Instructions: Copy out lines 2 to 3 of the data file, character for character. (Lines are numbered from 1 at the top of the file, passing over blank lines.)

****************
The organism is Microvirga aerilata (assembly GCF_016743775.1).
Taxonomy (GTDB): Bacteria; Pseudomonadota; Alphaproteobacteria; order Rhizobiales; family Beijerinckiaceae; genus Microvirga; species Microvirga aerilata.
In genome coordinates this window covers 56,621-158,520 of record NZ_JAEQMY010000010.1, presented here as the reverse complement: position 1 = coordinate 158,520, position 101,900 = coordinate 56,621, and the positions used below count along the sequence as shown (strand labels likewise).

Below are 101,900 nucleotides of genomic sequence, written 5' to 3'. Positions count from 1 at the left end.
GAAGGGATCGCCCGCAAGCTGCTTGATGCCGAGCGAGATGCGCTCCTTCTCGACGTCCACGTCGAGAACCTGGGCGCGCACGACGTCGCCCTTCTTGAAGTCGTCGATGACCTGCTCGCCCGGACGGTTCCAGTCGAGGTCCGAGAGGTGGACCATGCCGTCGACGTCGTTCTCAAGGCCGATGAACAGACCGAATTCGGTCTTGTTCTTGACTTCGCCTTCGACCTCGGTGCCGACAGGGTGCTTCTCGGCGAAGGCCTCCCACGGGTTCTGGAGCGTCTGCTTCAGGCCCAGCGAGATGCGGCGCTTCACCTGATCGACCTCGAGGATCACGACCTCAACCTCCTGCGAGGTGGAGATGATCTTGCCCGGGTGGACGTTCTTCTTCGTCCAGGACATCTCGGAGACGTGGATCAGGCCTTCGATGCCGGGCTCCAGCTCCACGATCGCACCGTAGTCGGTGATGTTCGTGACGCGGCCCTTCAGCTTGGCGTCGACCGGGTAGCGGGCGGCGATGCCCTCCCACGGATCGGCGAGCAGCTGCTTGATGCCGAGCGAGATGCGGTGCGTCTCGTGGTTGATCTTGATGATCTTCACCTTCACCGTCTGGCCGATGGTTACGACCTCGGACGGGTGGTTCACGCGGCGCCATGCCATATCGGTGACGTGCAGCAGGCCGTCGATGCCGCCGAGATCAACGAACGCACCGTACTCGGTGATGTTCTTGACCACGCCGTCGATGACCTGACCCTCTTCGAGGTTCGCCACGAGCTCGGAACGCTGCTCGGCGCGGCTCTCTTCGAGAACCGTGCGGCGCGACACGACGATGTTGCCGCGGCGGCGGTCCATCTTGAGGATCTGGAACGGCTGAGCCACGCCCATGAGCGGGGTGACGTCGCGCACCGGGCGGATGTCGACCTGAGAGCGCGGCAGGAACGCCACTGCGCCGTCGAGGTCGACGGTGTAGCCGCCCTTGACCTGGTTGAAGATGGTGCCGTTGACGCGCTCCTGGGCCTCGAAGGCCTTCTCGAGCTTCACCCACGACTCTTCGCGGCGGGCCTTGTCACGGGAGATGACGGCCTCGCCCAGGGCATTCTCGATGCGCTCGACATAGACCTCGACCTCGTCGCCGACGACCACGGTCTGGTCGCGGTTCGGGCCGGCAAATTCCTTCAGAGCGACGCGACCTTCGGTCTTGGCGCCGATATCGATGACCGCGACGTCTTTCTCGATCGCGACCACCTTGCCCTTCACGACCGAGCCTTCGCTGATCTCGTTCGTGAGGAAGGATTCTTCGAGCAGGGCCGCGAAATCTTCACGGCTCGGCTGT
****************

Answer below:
Taxonomy (GTDB): Bacteria; Pseudomonadota; Alphaproteobacteria; order Rhizobiales; family Beijerinckiaceae; genus Microvirga; species Microvirga aerilata.
In genome coordinates this window covers 56,621-158,520 of record NZ_JAEQMY010000010.1, presented here as the reverse complement: position 1 = coordinate 158,520, position 101,900 = coordinate 56,621, and the positions used below count along the sequence as shown (strand labels likewise).